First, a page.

Recently telecom companies AT&T and Verizon have decided to ‘temporarily limit their new 5G network within two miles of airports‘. In the prior weeks before this decision, hundreds of flights had been canceled and the airlines were in the process of implementing more mass flight cancellations of passenger and cargo flights if the telecoms companies didn’t cease installation of 5G near airports.
Airlines have been concerned that new 5G services ‘could interfere with some radio altimeters, devices that, among other things, determine a plane’s altitude, posing a safety risk especially in bad weather.’
What is an altimeter?
An altimeter is a device that measures altitude—a location’s distance above sea level. Most altimeters found in aircraft are barometric (commonly known as pressure altimeters), meaning they measure altitude by calculating the location’s air pressure, however some planes use radio/radar altimeters. Old data suggests that ‘at least 25,000 aircraft in the US have at least one radio altimeter’.
The potential interference 5G could have on radio altimeters is the biggest concern for airlines. ‘C-band frequencies used by 5G are closer to the portion of airwaves used by the altimeters than the frequencies used by earlier generations of cellular service’. In simple layman terms 5G technology is competing on almost the same frequencies that some airplane radio altimeters use.
What would happen if interference occurred?
Peter Lemme, a former Boeing engineer of 16 years, gives this chilling warning. ‘If an altimeter’s waves don’t bounce back because of 5G interference, or can’t be distinguished from other nearby waves, the altimeter could give the wrong reading or not function at all’ A malfunctioning altimeter could fail to warn pilots and plane computer systems of real threats and even pick up phantom obstacles.
Airlines are right to be concerned about potential interference from a new telecoms technology. 5G would not be the first time that a new mobile phone technology has adversely affected other technologies. In Brookings article ‘Will 5G mean airplanes falling from the sky?’ Tom Wheeler Chairman of the Federal Communication Commission (FCC) from 2013 to 2017 wrote ‘When digital mobile phone technology was first introduced in the US, electric wheelchairs began behaving erratically.
When phones using GSM digital standards were first introduced hearing aids would buzz. He also highlighted the previous dangers of cell phone signal interference with pacemakers. However, when it comes to risk of planes being affected by 5G, Mr Wheeler says that F.C.C. engineers had found no real cause for concern.
Experts in the airline industry on 5G around airports
Experts in the airline industry don’t share Mr Wheeler’s confidence in 5G, they are most worried about 5G interference with altimeters on Boeing 787s, a large plane that is typically used on long, international flights. Altimeters are a key part of the 787’s landing system that turn on reverse thrusters to slow the plane once it has landed.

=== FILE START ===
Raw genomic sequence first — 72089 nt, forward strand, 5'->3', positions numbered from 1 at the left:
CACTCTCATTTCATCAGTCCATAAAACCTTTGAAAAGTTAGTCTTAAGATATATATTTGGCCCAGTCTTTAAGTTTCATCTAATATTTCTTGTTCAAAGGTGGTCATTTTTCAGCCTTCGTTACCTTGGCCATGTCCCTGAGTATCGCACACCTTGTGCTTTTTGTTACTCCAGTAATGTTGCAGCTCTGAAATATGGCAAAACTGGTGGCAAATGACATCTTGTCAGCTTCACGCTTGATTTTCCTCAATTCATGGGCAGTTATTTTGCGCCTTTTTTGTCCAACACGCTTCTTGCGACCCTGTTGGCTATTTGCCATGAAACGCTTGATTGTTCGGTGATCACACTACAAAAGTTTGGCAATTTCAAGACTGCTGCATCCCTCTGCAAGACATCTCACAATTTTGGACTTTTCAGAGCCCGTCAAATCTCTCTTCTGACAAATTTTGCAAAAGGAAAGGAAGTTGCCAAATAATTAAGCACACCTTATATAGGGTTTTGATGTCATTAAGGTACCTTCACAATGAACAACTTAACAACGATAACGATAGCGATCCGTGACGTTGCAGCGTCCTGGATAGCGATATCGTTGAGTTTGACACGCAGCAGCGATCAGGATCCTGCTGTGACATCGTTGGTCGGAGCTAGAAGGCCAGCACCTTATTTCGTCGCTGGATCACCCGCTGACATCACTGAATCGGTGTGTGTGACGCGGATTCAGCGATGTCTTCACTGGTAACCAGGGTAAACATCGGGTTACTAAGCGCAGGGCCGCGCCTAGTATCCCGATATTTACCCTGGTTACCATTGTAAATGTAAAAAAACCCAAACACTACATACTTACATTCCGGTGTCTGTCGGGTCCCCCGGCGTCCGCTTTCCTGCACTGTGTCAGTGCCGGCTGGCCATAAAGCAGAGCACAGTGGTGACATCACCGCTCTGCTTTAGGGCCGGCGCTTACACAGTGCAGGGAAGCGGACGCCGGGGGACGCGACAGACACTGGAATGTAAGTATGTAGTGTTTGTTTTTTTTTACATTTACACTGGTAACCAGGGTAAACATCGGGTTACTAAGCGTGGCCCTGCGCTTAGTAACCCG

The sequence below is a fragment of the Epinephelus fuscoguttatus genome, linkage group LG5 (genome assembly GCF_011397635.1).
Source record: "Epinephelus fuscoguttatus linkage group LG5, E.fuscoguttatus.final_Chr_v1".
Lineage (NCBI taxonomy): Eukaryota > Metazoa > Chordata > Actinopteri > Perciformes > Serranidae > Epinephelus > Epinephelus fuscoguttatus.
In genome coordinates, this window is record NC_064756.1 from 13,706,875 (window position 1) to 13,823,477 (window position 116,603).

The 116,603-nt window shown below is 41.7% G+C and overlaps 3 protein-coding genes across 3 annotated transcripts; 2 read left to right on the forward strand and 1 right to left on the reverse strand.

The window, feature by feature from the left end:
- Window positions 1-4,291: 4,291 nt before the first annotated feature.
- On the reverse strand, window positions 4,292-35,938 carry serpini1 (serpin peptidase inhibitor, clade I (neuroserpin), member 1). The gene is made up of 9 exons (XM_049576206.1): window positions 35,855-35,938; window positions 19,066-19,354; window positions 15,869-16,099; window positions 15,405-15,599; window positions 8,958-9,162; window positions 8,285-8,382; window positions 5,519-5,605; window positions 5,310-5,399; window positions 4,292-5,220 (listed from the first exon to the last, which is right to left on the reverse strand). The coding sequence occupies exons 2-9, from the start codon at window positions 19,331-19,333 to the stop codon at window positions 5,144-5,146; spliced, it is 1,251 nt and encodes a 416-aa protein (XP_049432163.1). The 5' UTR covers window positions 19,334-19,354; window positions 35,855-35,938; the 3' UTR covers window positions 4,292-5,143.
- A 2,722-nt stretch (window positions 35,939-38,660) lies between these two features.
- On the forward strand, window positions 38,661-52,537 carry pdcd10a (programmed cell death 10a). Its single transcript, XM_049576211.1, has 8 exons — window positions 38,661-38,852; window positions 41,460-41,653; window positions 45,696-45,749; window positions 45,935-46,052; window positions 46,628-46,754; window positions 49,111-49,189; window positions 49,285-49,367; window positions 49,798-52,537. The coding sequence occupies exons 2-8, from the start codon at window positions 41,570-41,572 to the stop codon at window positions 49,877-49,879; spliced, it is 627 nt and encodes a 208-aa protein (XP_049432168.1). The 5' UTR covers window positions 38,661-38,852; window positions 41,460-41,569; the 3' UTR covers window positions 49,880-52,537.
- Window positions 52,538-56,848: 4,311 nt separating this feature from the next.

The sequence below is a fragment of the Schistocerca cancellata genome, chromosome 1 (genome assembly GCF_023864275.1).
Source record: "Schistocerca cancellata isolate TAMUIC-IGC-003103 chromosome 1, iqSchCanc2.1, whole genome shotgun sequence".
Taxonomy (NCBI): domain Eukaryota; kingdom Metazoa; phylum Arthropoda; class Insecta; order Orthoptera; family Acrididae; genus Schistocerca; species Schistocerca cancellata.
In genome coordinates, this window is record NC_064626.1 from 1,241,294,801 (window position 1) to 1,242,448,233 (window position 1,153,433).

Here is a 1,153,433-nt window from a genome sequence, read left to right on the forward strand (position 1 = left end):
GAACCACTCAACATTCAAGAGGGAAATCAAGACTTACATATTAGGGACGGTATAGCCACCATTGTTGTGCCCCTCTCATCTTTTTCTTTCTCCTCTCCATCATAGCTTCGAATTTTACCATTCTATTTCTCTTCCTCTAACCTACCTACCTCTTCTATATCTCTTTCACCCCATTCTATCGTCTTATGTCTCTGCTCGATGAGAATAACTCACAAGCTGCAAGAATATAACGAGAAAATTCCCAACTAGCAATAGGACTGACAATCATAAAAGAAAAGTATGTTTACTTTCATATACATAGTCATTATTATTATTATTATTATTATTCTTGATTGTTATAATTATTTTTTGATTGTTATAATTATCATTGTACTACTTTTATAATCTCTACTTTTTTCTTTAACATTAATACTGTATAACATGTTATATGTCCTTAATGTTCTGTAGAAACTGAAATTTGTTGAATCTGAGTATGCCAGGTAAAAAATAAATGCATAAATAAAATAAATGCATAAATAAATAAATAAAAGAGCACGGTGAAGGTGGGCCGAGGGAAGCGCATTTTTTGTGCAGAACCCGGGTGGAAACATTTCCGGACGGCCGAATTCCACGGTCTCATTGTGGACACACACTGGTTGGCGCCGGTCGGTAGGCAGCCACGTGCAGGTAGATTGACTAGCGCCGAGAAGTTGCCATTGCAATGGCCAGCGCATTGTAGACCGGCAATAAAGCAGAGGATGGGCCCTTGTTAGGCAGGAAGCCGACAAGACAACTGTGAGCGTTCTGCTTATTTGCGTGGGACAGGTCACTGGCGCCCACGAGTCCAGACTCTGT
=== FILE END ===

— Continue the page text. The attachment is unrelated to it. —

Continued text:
Mr. Lemme an expert who is knowledgeable in Boeing patents, suggests that landing functions which link to information from the altimeter are automated.
A pilot would not be able to reverse a 787 thrusters if the altimeter malfunctioned.
Mr. Lemme has said. “You absolutely could have some planes running through runways”
Stephen Gandel, editor for the New York Times writes ‘telecommunications experts say that there is little or no risk to altimeters from 5G and that the aviation business has had years to prepare for what little risk there is.
Perhaps the best expert to listen to on the matter is Seth Frick, a radar system engineer at Honeywell Aerospace (which makes altimeters for many aircraft, including its own military helicopters).
Mr Frick spoke as a panellist at a webinar recently held by The Helicopter Association International for its members on 5G interference. Mr. Frick said Honeywell when testing 5G interference had found a range of errors, from altimeters “getting noisy” to providing no reading. Furthermore he went on to say “I don’t know if there’s any cases where we can say there is absolutely no interference”
It is ironic that the dispute is between the airlines and AT&T, as the altimeter was patented by inventor Lloyd Espnchied who spent more than 40 years working for Bell Labs, a research arm of AT&T.
What happens now?
The jury is out on the risk of 5G to airlines, but would you prefer to believe the opinions of advocates of the telecom industry or the opinions of safety experts in aviation who have actually run tests of aviation equipment around 5G.